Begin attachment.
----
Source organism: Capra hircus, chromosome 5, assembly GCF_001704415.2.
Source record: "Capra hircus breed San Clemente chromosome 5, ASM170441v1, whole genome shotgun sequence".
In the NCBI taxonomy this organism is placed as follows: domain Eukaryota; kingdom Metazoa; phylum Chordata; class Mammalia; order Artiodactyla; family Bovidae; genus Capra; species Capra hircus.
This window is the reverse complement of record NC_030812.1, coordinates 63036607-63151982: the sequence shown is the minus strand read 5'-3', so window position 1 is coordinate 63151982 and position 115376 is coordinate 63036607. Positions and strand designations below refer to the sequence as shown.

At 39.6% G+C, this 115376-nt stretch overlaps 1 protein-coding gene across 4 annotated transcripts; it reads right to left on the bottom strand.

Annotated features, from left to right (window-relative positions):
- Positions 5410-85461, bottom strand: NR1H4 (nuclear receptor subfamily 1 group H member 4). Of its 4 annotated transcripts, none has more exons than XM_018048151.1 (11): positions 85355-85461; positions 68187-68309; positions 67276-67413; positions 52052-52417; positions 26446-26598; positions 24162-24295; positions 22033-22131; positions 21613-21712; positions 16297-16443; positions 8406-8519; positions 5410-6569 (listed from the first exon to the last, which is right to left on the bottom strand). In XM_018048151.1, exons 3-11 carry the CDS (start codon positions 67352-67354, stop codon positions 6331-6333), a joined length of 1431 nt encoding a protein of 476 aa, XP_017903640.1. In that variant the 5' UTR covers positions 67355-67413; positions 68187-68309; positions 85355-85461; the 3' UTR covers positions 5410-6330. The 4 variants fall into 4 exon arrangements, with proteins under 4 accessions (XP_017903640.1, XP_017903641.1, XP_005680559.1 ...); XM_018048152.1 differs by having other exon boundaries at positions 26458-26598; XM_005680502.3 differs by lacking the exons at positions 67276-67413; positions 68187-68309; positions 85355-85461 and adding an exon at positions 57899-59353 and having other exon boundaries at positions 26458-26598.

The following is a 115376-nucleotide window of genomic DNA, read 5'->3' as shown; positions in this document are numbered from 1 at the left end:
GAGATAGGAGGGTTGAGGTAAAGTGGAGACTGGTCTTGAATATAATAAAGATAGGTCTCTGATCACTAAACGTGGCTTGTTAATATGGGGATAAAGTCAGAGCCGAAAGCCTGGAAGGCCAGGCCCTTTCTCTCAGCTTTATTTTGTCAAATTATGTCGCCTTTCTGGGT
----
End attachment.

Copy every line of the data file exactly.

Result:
Source organism: Capra hircus, chromosome 5, assembly GCF_001704415.2.
Source record: "Capra hircus breed San Clemente chromosome 5, ASM170441v1, whole genome shotgun sequence".
In the NCBI taxonomy this organism is placed as follows: domain Eukaryota; kingdom Metazoa; phylum Chordata; class Mammalia; order Artiodactyla; family Bovidae; genus Capra; species Capra hircus.
This window is the reverse complement of record NC_030812.1, coordinates 63036607-63151982: the sequence shown is the minus strand read 5'-3', so window position 1 is coordinate 63151982 and position 115376 is coordinate 63036607. Positions and strand designations below refer to the sequence as shown.

At 39.6% G+C, this 115376-nt stretch overlaps 1 protein-coding gene across 4 annotated transcripts; it reads right to left on the bottom strand.

Annotated features, from left to right (window-relative positions):
- Positions 5410-85461, bottom strand: NR1H4 (nuclear receptor subfamily 1 group H member 4). Of its 4 annotated transcripts, none has more exons than XM_018048151.1 (11): positions 85355-85461; positions 68187-68309; positions 67276-67413; positions 52052-52417; positions 26446-26598; positions 24162-24295; positions 22033-22131; positions 21613-21712; positions 16297-16443; positions 8406-8519; positions 5410-6569 (listed from the first exon to the last, which is right to left on the bottom strand). In XM_018048151.1, exons 3-11 carry the CDS (start codon positions 67352-67354, stop codon positions 6331-6333), a joined length of 1431 nt encoding a protein of 476 aa, XP_017903640.1. In that variant the 5' UTR covers positions 67355-67413; positions 68187-68309; positions 85355-85461; the 3' UTR covers positions 5410-6330. The 4 variants fall into 4 exon arrangements, with proteins under 4 accessions (XP_017903640.1, XP_017903641.1, XP_005680559.1 ...); XM_018048152.1 differs by having other exon boundaries at positions 26458-26598; XM_005680502.3 differs by lacking the exons at positions 67276-67413; positions 68187-68309; positions 85355-85461 and adding an exon at positions 57899-59353 and having other exon boundaries at positions 26458-26598.

The following is a 115376-nucleotide window of genomic DNA, read 5'->3' as shown; positions in this document are numbered from 1 at the left end:
GAGATAGGAGGGTTGAGGTAAAGTGGAGACTGGTCTTGAATATAATAAAGATAGGTCTCTGATCACTAAACGTGGCTTGTTAATATGGGGATAAAGTCAGAGCCGAAAGCCTGGAAGGCCAGGCCCTTTCTCTCAGCTTTATTTTGTCAAATTATGTCGCCTTTCTGGGT